It’s a little bit of both. I didn’t necessarily know what I was doing recording-wise when I made those songs. And because I was the only one who had input on them, and I don’t like hearing my own voice, I’d turn it down when I was mixing them. Just cause I don’t want to hear myself singing. That’s not a good thing to me. But on [Memory], we were all mixing it together. If it was just me, it would be quiet still.
It is pretty bleak at times. When I first heard it, I assumed it was a break-up album.
Yeah, it’s definitely not about that. At least, I didn’t intend it to be about that, but it could be I guess. I could see how people would think about that. Every interview I’ve had, someone’s had a different idea of what the lyrics are about. I kind of like that it’s interpretable.
Do you remember the first song you ever wrote?
I always played piano and saxophone, so I played jazz a lot in high school. But I probably did my first rock or pop songwriting really not too long ago – just three or four years ago, I guess.
What it was about?
I don’t even know what our new songs are about, and I just wrote those. [Laughs]
It sounds like you don’t obsess over lyrics too much.
I always have a melody and an idea of what I’m going to be singing, in terms of just the notes. But I never think of the actual words until, in some cases, literally the day before we record the song or something…to write a lyric about something, you really just have to feel that way for the ten minutes your writing the lyric. It doesn’t have to be something I all the time. It’s not like I’m walking around feeling as depressed as this album probably indicates.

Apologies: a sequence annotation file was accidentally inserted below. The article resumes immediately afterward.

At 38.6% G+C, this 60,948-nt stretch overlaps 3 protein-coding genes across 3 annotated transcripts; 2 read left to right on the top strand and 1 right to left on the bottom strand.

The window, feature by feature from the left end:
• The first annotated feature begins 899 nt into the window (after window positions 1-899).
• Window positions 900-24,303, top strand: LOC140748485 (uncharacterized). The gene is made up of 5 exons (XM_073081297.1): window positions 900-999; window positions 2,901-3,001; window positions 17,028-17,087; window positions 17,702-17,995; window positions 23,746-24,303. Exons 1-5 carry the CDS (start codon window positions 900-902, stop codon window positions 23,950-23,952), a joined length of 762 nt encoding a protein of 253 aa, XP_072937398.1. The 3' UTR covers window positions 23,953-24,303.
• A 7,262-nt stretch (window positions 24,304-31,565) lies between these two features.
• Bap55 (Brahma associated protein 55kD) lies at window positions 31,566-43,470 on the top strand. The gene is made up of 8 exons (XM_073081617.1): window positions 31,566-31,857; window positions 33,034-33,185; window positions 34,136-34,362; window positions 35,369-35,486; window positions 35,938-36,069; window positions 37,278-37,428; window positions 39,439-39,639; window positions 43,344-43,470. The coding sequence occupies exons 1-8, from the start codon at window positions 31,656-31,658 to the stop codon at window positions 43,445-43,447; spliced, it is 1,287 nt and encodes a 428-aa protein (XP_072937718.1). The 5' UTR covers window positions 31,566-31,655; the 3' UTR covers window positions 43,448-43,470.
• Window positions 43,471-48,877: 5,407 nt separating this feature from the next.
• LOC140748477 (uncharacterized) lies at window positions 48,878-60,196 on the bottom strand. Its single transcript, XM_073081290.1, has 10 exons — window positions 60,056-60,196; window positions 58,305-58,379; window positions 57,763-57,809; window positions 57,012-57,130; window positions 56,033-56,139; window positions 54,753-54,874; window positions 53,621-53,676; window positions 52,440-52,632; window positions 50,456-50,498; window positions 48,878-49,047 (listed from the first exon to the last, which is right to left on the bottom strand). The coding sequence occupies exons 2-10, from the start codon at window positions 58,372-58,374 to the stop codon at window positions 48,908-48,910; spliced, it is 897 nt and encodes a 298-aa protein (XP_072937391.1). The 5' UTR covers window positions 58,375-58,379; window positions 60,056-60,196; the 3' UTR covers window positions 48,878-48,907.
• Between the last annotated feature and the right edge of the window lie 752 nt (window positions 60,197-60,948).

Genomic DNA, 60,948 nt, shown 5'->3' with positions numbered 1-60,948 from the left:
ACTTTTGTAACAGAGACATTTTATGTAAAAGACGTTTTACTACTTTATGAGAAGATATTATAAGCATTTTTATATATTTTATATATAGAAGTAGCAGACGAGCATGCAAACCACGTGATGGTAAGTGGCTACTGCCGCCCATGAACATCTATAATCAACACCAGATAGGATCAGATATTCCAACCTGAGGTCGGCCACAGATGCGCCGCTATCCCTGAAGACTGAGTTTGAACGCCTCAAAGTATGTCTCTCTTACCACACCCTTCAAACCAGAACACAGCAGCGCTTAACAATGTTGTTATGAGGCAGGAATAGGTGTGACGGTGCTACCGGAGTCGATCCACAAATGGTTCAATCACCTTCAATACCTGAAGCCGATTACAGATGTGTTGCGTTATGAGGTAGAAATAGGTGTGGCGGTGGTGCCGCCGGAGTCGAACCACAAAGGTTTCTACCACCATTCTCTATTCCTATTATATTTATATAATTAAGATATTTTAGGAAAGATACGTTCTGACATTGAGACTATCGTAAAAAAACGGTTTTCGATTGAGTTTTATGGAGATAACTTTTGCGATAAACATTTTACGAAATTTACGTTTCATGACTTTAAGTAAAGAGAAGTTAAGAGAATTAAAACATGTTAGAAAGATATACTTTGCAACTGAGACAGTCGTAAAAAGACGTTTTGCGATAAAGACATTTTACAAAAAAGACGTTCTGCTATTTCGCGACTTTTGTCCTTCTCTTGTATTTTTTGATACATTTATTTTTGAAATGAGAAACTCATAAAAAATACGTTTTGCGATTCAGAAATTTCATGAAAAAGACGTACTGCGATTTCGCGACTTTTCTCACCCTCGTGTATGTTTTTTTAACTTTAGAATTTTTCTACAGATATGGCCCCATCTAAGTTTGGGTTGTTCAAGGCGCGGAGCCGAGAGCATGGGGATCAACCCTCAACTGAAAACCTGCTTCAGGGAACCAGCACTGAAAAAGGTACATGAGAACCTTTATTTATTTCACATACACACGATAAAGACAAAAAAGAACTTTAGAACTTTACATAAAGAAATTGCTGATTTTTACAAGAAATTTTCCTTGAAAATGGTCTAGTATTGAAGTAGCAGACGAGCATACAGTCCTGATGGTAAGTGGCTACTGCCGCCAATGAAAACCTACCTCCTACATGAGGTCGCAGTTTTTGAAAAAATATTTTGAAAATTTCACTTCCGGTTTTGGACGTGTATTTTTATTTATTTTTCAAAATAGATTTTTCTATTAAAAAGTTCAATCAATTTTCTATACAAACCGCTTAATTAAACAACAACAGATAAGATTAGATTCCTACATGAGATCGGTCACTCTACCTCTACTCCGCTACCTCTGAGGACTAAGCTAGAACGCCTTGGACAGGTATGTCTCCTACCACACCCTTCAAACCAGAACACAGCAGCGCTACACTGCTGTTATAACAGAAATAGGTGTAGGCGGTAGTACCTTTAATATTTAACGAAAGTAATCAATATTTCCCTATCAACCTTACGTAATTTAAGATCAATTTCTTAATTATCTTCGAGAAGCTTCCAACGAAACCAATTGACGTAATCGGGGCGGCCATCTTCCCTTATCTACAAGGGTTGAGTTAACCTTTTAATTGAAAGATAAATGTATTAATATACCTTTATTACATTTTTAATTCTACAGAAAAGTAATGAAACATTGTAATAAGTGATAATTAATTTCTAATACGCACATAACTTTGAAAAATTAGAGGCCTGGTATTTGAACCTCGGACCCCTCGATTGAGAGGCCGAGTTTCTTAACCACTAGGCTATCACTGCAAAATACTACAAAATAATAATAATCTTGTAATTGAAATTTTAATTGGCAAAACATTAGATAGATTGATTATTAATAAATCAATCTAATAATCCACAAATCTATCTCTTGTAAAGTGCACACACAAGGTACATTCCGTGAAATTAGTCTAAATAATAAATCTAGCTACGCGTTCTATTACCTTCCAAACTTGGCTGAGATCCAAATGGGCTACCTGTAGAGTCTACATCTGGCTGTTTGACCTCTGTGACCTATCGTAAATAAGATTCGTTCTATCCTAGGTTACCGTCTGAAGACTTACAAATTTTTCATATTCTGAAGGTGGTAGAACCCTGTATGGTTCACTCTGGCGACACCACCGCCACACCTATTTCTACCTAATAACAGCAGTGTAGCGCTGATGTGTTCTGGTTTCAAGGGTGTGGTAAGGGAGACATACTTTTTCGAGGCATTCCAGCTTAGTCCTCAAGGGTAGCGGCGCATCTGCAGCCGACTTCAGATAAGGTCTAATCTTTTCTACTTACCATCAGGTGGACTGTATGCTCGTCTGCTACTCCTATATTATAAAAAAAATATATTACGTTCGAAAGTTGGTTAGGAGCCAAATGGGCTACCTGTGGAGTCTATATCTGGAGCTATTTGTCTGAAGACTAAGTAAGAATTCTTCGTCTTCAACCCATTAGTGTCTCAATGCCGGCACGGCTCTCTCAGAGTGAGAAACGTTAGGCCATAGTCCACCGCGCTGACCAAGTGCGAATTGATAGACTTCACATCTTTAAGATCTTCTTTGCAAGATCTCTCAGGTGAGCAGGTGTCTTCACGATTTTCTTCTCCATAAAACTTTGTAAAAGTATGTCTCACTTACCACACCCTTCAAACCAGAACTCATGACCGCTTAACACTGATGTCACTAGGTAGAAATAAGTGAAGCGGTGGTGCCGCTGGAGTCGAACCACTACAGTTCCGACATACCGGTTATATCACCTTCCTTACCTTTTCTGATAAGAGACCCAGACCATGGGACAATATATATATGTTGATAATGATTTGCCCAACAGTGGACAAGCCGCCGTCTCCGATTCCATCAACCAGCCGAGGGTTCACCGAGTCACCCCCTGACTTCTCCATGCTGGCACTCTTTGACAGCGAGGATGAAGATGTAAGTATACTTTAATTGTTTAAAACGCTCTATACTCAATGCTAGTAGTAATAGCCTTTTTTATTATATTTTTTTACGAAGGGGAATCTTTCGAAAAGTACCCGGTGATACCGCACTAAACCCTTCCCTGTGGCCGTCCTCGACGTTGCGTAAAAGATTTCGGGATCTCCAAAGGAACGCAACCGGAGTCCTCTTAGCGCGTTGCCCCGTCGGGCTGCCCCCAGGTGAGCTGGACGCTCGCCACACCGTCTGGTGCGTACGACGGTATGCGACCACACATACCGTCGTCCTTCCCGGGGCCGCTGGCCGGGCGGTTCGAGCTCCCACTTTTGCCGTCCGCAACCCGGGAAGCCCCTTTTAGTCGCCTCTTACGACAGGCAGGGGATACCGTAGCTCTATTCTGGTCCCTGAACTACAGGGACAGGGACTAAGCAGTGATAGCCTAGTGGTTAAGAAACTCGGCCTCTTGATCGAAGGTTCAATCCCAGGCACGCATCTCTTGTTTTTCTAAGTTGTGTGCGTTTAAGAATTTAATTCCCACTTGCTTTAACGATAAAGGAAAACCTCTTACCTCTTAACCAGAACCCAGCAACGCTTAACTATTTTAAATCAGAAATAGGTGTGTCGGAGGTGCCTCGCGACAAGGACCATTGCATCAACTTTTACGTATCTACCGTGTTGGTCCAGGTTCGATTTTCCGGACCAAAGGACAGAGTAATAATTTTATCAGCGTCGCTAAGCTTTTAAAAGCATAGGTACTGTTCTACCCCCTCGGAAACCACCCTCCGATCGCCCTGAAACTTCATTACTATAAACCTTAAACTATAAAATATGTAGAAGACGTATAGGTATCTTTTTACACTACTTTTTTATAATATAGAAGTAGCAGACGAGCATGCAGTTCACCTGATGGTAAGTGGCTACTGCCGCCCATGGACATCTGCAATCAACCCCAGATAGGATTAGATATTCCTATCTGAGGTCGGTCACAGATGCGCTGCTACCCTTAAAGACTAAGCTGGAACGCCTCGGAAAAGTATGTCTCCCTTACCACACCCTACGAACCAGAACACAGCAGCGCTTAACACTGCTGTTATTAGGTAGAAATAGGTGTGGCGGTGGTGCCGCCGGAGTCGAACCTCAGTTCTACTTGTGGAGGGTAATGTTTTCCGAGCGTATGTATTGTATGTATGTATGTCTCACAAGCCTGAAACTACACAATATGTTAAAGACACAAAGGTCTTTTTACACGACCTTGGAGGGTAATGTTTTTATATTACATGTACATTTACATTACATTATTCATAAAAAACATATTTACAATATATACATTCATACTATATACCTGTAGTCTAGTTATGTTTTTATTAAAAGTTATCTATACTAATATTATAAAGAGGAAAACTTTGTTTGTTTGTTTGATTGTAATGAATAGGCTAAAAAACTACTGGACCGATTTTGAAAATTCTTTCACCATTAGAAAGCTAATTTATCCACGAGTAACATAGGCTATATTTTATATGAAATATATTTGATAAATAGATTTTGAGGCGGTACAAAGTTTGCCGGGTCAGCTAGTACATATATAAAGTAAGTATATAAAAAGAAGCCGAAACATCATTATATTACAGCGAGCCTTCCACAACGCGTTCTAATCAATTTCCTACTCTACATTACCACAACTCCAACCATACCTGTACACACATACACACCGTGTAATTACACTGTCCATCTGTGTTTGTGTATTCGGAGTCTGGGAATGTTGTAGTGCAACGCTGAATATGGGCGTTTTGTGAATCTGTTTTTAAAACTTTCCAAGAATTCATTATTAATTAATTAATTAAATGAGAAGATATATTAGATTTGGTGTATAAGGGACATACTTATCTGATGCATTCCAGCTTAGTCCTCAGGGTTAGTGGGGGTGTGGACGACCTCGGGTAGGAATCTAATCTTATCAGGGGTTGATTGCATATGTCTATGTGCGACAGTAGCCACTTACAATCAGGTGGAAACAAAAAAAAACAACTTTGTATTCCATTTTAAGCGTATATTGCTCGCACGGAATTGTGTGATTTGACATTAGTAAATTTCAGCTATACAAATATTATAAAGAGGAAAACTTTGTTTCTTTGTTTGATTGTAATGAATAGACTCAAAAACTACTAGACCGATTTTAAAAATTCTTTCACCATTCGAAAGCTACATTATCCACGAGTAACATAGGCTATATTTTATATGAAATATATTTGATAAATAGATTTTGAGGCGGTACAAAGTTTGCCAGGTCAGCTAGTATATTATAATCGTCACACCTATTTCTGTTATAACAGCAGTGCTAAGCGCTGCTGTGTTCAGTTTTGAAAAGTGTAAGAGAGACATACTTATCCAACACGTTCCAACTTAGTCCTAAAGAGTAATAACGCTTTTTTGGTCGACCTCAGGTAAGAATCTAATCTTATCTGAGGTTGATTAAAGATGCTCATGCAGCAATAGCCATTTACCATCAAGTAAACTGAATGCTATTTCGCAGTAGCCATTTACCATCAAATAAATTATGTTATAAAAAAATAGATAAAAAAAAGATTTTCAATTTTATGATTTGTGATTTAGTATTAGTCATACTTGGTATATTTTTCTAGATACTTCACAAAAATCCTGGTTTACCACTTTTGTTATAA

You dropped out of school after just a half-semester to work on music. Are you on hiatus, or are you finished altogether?
You could call it a hiatus, I guess, but I’m probably not gonna go back. I’m hoping this band does well enough. If I did go back, it would be when I’m old, I guess, and need to get a real job, or whatever.
And your parents are cool with that?
Yeah, they’ve been really supportive the entire time. I think they kinda knew I was looking for a reason to drop out. I was never really excited about it. I lasted just half a year, and I was studying saxophone performance, which wasn’t my thing.
Do club owners ever give you grief about being under 21?
It’s only a problem in some cities on the West Coast, where I can’t be in the club unless it’s during the 40 minutes that we’re playing. While I’m performing, I’m an employee of the club, I guess. And they don’t want the cops to come in and accuse of them of having an employee who’s underage. So I have to go find something else to do all day.
So what do you do to kill time?
We played in Seattle last year, and I just sat in a McDonald’s next door to the venue for five and a half hours. I saw the employee of the month get awarded when I was there. Everyone who worked there started clapping, and the owner came out and put the plaque up on the wall.
That’s a rare sighting. I didn’t think the general public was even allowed to see those!
It was very surreal. I think they keep it under wraps.